How to Ruin a Script – Life as a Working TV Director


Note: As a regular contributor to early editions of movieScope Magazine, Canadian born director Ron Oliver offered a glimse of  life as a working, Emmy-nominated television director. His observations were without fail both humourous and insightful and are republished on this site with permission. 

“He ruined my script,” the strident young woman announced over her cocktail, completely unaware that the man she was talking to at the horror writers’ convention was, in fact, the best friend of the director she was lambasting. “He just completely ruined it.”

When this story was related to me, the accused, shortly thereafter, I was sorely tempted to call the writer, the one whose deathless prose I had apparently managed to murder after all, and give her the old what-for. The original script in question, the first draft of which had been a meandering knock-off of about fifteen other equally dismal sexy female vampire movies, came to me from a low-budget producer who, by some twist of fate, had ended up owning a box—literally, a cardboard box—chock full of the kind of bottom-of-the-video-shelf-tripe that one only watches while suffering from a hangover.

The producer had managed to sell this project as part of a package to a consortium of unwitting overseas investors based entirely on some artwork and his verbal pitches— in this case, “Charlie’s Angels meets The Lost Boys”—and when he had sat down to actually read the screenplay in question, realised he had a problem.

Instead of the horror-action-comedy he had promised his money men (several of whom it was rumoured had made their fortunes the old-fashioned way—fraud, embezzlement and murder—and were not likely to take kindly to the old bait and switch), what he had was one hundred and twenty pages of a plot-free feminist screed punctuated by half a dozen fight scenes featuring the kind of lavish special effects and elaborate wire work which would have given mega-mogul Joel Silver pause.

And our producer had just under a million bucks to do it.

So, with his blessing and a healthy ration of Belvedere Vodka, I sat down at my computer with a production schedule, a budget and a list of locations and spent the next three days knocking out a script based on the original, using all the same characters, the same premise, even many of the same themes, to come up with the movie we made. Powered by an enthusiastic cast and a tireless crew, many of whom slept in the abandoned indoor mini-golf course we called home, we made the film in twelve days.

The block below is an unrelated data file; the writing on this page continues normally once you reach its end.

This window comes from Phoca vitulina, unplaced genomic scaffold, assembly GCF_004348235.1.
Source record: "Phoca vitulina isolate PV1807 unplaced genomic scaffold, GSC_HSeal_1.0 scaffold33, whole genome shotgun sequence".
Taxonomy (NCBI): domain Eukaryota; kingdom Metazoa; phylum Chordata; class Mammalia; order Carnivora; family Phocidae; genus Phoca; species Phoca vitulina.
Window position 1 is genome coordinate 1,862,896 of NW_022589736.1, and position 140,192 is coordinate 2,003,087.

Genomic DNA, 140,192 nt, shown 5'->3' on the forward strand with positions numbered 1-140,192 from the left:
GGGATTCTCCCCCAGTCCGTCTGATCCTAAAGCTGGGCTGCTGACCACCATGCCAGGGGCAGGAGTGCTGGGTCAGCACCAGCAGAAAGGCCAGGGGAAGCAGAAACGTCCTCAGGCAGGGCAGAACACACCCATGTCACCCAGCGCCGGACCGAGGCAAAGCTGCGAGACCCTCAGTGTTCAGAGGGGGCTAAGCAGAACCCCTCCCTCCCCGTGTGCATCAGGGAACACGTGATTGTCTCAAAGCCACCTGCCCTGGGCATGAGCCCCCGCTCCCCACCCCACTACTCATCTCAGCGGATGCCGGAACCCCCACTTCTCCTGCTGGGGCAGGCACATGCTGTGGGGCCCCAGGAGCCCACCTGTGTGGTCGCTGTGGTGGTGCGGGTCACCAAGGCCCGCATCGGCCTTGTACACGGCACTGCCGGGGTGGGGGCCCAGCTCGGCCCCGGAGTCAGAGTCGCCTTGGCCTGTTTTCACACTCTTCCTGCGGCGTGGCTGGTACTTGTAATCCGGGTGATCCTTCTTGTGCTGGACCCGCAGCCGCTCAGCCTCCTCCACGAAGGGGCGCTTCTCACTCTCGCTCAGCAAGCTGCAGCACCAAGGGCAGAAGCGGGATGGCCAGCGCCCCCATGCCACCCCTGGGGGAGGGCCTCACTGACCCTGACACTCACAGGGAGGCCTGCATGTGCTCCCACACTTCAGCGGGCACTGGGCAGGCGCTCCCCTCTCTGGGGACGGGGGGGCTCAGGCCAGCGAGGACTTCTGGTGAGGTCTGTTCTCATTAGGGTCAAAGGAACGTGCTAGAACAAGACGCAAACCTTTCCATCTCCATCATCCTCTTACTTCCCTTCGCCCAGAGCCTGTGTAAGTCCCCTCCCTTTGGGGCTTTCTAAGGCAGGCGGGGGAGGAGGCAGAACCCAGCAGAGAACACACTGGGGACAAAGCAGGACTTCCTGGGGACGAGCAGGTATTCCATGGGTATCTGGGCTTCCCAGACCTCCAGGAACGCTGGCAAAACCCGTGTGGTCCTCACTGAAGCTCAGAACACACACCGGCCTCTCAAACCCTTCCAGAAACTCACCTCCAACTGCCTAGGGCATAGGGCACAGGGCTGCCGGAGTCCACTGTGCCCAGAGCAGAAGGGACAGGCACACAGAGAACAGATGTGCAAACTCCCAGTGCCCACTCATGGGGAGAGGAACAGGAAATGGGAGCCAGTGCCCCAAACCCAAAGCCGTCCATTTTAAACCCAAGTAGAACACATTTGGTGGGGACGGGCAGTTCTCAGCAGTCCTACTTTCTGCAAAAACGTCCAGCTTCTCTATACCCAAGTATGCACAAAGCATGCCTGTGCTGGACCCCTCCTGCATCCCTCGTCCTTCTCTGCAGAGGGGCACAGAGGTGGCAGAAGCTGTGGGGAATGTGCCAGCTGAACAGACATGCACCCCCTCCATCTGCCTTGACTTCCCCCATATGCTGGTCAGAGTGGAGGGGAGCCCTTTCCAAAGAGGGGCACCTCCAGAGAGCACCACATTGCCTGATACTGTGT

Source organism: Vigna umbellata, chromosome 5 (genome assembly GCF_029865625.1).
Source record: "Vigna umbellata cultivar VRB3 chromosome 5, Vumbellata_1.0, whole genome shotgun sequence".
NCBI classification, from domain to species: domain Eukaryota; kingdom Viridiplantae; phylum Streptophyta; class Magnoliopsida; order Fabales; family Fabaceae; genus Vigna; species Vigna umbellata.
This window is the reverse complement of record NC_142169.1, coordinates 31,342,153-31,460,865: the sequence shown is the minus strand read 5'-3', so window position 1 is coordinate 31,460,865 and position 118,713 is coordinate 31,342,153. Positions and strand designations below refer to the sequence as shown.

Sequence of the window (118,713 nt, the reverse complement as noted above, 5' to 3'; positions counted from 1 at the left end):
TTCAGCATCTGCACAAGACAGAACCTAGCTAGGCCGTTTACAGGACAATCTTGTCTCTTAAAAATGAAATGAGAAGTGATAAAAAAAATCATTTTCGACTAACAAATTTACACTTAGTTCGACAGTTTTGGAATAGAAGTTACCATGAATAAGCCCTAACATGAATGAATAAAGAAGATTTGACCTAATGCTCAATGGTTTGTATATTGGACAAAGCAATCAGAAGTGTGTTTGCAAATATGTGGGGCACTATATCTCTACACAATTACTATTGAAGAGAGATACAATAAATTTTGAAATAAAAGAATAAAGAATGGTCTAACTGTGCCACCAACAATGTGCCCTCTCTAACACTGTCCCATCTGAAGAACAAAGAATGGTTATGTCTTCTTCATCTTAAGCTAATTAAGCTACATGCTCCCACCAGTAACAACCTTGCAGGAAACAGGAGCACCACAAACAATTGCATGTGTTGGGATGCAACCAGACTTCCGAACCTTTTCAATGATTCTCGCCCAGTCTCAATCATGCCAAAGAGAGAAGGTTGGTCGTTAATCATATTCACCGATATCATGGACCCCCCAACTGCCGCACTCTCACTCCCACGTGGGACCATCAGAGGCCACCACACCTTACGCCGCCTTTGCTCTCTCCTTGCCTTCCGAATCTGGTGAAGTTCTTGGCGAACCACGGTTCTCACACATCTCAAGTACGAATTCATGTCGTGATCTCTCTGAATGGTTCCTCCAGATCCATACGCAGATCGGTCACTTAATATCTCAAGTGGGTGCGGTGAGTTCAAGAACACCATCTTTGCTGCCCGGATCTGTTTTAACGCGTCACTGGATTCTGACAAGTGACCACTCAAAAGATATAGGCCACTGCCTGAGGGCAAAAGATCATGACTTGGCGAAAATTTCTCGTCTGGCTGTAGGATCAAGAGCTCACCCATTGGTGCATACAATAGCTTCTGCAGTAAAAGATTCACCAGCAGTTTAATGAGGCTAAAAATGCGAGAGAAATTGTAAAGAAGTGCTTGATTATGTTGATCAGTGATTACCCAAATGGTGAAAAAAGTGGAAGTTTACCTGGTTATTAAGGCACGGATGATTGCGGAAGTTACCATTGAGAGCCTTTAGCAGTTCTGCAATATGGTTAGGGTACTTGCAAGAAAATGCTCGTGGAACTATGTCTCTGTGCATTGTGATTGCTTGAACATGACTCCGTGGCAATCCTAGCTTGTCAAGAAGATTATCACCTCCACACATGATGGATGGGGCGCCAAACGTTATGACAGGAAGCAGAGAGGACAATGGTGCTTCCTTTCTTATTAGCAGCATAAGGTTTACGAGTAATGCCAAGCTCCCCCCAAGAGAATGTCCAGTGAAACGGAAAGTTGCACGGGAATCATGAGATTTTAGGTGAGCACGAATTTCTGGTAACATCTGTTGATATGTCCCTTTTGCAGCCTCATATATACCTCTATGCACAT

It is currently at your local DVD store, has enjoyed an extremely healthy run on that cable network for guys, and given that it features sexy women in leather and lingerie, some enthusiastic if not-too-groundbreaking fight scenes and lots and lots of gore (including a rather nasty castration by fangs and a pair of bloodsucking breasts), managed to make it onto several guilty pleasures lists the year of its release.

I mention this, dear reader, not as an “I told you so” but rather as an illustration of the sometimes challenging relationship between the writer and the director. Having been both, and having written for other directors as well, I can perhaps shed a little light onto that endless wrestling match which has eternally waged at the end of the title scroll. (And at no time am I going to comment on the illustrative fact that while the recent Writers Guild strike lasted for three months, the Directors Guild negotiations, from first handshake to last, took all of four days…)

The writer’s lot is certainly an unenviable one; the pressures of staring at a blank computer screen, trying to come up with just the right series of words and images to tell a tale, is enough to drive even the sanest among us stark raving mad. And given the writer’s natural inclination toward introversion, not to mention the fact that most of them are still living in their parents’ basement, it is a lonely profession to say the least.